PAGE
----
Hoyer Amendment to Prevent Another “Scully Scandal” Adopted

Hoyer Amendment to Labor-Health Appropriations Effectively Prevents Withholding of Information from Congress in Response

For Immediate Release:

July 14, 2004

Contact:Stacey Farnen
202-225-3130

WASHINGTON, DC – The House Appropriations Committee accepted by voice vote today an amendment introduced by House Democratic Whip Steny H. Hoyer (MD) to the Fiscal Year 2005 Labor, Health and Human Services Appropriations bill that would prevent Health and Human Services officials from blocking the flow of information between the Office of the Medicare Actuary and Congress. 
 
Hoyer’s amendment is in direct response to Centers for Medicare and Medicaid Services (CMS) Administrator Tom Scully’s ordering of CMS Actuary Richard Foster to withhold critical information from Congress regarding the Medicare Prescription Drug Conference Report that likely could have prevented its passage last fall.
 
 
“I believe that an episode that occurred last year did the public's faith in government a tremendous disservice, and I believe we have sent an important message here today.  We have only to look at last year's Medicare vote to see how such public faith is in jeopardy. 
 
“The undisputed fact is that through the fall and summer of 2003, the chief Medicare actuary, Mr. Richard Foster, had prepared ‘dozens and dozens of analyses and estimates’ of the legislation that were all in the range of $500 billion to $600 billion. 
 
“But on November 22, when the House of Representatives went through a grueling three-hour early morning vote -- most (if not all) Members of Congress did not have the benefit of knowing that such higher cost estimates existed, despite the fact that repeated attempts had been made to get them.
 
“The public must have confidence that when their elected representatives take votes on critical pieces of legislation, that they have all the facts legally available to them.  Average Americans of every political stripe, editorial boards from around the country, and government investigators all agree that the ordering of CMS Actuary Richard Foster to withhold information from Congress was grossly unethical and a violation of law.  This was part of a broad campaign by Republican leaders and the Bush White House to ram through – at any price – a bill that did not have the support of the majority of members of Congress.
 
“As a result, Americans cannot have confidence that the Member of Congress making decisions and taking votes on their behalf consistently has all the facts and is making an informed decision.  Scandals like this undermine confidence in our democracy at a time when we are trying to export democracy around the world.  The American taxpayer should not be paying for, and this Congress should not be allocating funds for, such secret, bullying, and duplicitous behavior.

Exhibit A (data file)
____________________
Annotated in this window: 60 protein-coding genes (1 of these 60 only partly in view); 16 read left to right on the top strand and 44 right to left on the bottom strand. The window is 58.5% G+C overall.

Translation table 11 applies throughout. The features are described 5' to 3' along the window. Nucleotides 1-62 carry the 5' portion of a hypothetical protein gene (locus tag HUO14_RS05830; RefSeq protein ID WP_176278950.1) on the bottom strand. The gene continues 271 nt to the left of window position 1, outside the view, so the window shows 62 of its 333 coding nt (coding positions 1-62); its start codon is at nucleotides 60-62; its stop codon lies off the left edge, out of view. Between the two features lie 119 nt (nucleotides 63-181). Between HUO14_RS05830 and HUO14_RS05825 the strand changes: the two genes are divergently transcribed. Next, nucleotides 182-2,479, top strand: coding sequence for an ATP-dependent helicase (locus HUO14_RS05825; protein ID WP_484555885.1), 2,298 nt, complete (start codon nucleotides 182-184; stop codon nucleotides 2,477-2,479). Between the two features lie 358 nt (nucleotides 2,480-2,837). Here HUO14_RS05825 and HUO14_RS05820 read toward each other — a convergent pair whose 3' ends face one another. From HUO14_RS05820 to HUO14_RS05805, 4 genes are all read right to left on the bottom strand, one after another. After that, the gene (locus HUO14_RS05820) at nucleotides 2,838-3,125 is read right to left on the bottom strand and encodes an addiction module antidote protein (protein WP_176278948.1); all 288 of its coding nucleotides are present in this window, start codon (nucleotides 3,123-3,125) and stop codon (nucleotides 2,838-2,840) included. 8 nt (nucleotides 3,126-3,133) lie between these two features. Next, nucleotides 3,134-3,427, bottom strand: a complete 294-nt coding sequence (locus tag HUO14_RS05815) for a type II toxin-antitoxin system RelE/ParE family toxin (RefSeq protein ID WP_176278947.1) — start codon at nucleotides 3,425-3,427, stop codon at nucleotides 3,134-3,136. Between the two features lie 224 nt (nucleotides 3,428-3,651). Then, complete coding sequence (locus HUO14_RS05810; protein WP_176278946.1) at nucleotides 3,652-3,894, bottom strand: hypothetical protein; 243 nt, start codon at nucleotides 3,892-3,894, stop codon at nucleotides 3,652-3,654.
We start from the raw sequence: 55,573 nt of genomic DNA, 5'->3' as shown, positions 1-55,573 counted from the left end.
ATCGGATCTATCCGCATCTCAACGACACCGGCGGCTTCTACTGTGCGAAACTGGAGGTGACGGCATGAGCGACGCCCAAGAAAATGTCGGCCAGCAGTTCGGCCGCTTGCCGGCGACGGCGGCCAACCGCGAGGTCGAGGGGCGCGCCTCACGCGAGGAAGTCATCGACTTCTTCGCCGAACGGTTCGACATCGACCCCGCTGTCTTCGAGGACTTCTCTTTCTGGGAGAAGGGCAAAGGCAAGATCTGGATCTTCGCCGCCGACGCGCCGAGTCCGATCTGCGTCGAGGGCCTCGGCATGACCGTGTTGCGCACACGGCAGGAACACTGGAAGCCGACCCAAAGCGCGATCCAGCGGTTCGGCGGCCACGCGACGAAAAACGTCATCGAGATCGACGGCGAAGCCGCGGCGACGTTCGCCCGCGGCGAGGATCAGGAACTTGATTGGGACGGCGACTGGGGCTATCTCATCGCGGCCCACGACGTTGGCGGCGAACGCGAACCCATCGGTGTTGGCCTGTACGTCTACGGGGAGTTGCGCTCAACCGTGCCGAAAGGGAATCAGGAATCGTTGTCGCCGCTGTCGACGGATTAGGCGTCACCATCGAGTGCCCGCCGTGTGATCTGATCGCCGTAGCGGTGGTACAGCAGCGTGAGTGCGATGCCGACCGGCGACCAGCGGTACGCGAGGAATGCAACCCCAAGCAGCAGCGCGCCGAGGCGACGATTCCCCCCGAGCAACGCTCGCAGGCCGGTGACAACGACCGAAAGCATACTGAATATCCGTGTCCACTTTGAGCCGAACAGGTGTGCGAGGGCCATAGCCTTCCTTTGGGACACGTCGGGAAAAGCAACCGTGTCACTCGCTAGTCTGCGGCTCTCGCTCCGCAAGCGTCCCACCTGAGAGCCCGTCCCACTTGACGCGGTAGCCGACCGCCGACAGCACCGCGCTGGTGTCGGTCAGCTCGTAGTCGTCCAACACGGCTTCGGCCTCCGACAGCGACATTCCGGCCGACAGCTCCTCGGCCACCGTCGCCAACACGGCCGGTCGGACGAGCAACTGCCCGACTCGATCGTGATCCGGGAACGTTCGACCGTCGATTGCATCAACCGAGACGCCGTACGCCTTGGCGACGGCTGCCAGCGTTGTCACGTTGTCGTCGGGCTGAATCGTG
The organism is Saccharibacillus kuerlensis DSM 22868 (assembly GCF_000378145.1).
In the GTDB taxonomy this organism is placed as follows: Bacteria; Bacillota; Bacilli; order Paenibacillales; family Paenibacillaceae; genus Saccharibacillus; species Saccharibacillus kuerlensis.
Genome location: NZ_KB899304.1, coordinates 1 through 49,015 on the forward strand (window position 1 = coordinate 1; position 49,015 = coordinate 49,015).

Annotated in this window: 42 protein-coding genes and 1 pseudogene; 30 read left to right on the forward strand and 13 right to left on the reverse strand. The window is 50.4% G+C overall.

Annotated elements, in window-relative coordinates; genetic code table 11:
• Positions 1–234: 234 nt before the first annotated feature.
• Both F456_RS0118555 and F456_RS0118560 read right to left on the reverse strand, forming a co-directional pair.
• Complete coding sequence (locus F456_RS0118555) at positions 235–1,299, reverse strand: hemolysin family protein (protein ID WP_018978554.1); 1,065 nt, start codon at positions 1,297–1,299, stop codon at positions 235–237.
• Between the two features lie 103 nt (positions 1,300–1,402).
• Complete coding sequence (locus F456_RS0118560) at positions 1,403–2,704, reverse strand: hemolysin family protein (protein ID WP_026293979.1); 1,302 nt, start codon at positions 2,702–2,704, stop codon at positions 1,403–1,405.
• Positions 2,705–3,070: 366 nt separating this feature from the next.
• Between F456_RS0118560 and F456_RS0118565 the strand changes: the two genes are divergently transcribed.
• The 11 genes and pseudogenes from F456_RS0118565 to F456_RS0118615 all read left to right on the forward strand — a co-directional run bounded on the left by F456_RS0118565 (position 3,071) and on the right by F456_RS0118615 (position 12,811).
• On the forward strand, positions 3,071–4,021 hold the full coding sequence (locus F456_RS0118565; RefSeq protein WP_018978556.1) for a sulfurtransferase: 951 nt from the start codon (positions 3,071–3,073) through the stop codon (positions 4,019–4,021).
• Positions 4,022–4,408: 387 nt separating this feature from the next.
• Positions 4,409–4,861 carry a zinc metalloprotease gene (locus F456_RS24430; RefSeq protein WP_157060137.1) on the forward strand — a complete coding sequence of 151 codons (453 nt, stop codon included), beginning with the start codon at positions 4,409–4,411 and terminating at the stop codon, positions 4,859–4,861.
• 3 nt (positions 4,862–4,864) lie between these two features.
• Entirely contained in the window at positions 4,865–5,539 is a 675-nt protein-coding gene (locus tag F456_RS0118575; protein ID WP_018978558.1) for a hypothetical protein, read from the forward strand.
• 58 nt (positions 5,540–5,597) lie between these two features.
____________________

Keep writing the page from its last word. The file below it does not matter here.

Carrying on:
“The consequences of this deception are that we now have a Medicare law that I believe many members would not have voted for if they had had full information.  What this amendment would simply say is, that in the future, HHS officials may not use abhorrent tactics, such as the ones Mr. Scully employed, to block information that Congress legally has a right to receive. 
 
“This amendment will prevent a repeat of such unethical and outrageous behavior and help restore Americans’ confidence that their representatives are making informed choices that are in the best interest of our country’s future.”
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Attached below is the text of the Hoyer amendment:
 
At the end of title II (before the short title) insert the following new section:
 
None of the funds appropriated in this title may be used to impede the exchange of information between the Office of the Actuary of the Centers for Medicare & Medicaid Services and Congress, including its members, committees, and staff.
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In April, a Congressional Research Service analysis found that it was likely that Scully’s actions are likely to have violated anti-gag statutes and appropriations laws, but not criminal law.  Specifically, anti-gag statutes protect the right of a federal employee to communicate with Congress and past Treasury Appropriations bills have contained language stating that no funds can be spent to pay the salary of someone who prevents a federal employee from providing information to the Congress. 
 
On July 6, the Health and Human Services Inspector General concluded that estimates were in fact withheld from Congress, but that these actions did not violate any laws, thereby disagreeing with CRS's findings.  The Government Accountability Office is also investigating the issue of whether federal laws were violated. 

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